Wrong time, wrong priority

Can a Group of Policy Experts Prevent an Election Catastrophe in 2020? –  Mother Jones

We have made no secret on our distaste for the “mayoral” style of local government systems. They put enormous amounts of power in the hands of one person. That looked wrong even in at best of times.

Now the governments apparent determination to move ahead quickly with another reorganisation of Local Government in York and North Yorkshire, in the middle of a pandemic, looks to be at the extreme end of irresponsible.

Local government Leaders should be able to devote all of their energises and resources to addressing the health crisis.

Some already look exhausted by the pressures of the crisis.

Reorganisation is an unnecessary distraction which the government should shelve at least until the pandemic, and the outfall from BREXIT, are behind us.

Against that background the York Council and North Yorkshire County Council have prepared a policy proposal which would see the City’s boundaries left as they are. York would still have a – ceremonial – Lord Mayor and local electors would get what they voted for (rather than what their counterparts in Scarborough thought that they should have).

The Council have issued the following statement prior to an Executive discussion next week. The Executive paper is published here: https://democracy.york.gov.uk/ieListDocuments.aspx?MId=12298&x=1

“Council confirms there is no functional, historical or logical reason for merging York

Devolution for York and North Yorkshire and Unitarisation for North Yorkshire

structures and so, unlock the devolution process, City of York Council today (16 October) proposed there is no functional, historical or logical reason to merge York with surrounding rural and coastal areas.

In a report to the Executive, it is proposed that York’s footprint should remain the same, to retain local decision making in York, focus on recovery efforts, avoid significant disruption and cost, and continue to deliver value for money services to residents, businesses and communities. 

If agreed, Executive will refer to Full Council on 29 October to decide whether to provide a submission to government that demonstrates York should remain on the existing footprint by providing evidence that there is no functional, historical or logical reason to merge York with other local authorities.

To reduce the 2-tier county and district structures in North Yorkshire, there are only two options being put forward.  The first, the council’s preferred option, would mean York remains on its existing footprint and North Yorkshire creates a new single council, serving the whole of North Yorkshire and based on its recognised geography and identity. This would bring together the eight councils currently providing public services there. The second, proposed by the district authorities, is an east/west split that would see York merge with Ryedale, Scarborough and Selby, covering a geography that would stretch 65 miles north/south, and 45 miles east/west.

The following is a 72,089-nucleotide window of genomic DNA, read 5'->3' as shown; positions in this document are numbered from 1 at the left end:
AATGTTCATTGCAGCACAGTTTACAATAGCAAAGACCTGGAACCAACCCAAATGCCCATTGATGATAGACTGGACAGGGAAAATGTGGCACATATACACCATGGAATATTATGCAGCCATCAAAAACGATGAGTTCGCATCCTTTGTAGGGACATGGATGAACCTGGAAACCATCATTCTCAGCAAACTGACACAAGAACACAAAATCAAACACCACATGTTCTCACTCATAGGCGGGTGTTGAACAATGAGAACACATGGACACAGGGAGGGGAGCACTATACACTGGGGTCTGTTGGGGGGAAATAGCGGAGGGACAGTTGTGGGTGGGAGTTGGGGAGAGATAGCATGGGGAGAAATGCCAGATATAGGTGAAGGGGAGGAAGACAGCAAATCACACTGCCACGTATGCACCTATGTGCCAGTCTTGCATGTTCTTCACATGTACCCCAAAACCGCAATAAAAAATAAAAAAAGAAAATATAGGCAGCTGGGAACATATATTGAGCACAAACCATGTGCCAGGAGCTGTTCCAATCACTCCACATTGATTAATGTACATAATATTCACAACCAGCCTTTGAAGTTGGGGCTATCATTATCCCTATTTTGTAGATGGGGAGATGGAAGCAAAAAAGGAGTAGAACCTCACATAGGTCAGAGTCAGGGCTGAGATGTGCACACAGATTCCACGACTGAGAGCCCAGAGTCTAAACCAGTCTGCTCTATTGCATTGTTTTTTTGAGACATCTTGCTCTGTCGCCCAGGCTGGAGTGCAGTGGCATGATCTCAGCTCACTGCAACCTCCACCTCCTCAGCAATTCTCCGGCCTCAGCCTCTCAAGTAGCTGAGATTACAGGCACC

To achieve greater efficiencies between City of York Council and North Yorkshire County Council, a Strategic Partnership agreement has been created, which describes how seizing opportunities to share resources or lead different aspects of service delivery, whilst respecting the differences between the two places, will better support the region.

There are several benefits of York remaining as a unitary on its existing footprint:

  • The speed at which devolution maybe achieved
  • The continuity of services at a time critical for Covid recovery
  • The continued identify of the City

However, should any change be made to City of York’s existing footprint, there will be a series of detrimental impacts, including

  • an anticipated £117 increase for Band D taxpayers in York (representing an 8% increase).
  • disruption to services across York and the districts during this crucial recovery period
  • end of the 800 year connection between the city and the council, impacting on the very identity of the city.

Over the past few months, consultation has taken place with local residents, businesses and communities regarding devolution and unitarisation, which has been used to feed into the analysis of proposals included in the report.  As part of Our Big Conversation, residents have been sending their views on the topic, with 65% of residents believing council services won’t be improved by covering a larger area.  As part of the consultation, the Council has also held two devolution focused Facebook Live Q&A’s, and has set up numerous briefing sessions with local businesses, charitable and voluntary groups, and local civic organisations.

The council has not been consulted on the east/west proposal and therefore does not know the detail.  As a result it is not possible to accurately assess the impact. 

York has a strong case for remaining the same:

  • t is a median-sized unitary authority with the 7th lowest level of council tax of any unitary.
  • It’s geography (compact urban and sub-urban) is distinctly different to it’s surrounding area (rural and coastal)
  • It has maintained financial stability since it was formed in 1996.
  • It supports a successful, sustainable city, recognised as one of the best places to live in the UK, with world renowned universities and an education system amongst the best in the country.
York responds to the criteria set by central government

To support Executive make an informed decision, the council has summarised evidence for its case to continue on its existing footprint against the criteria provided by government”. 

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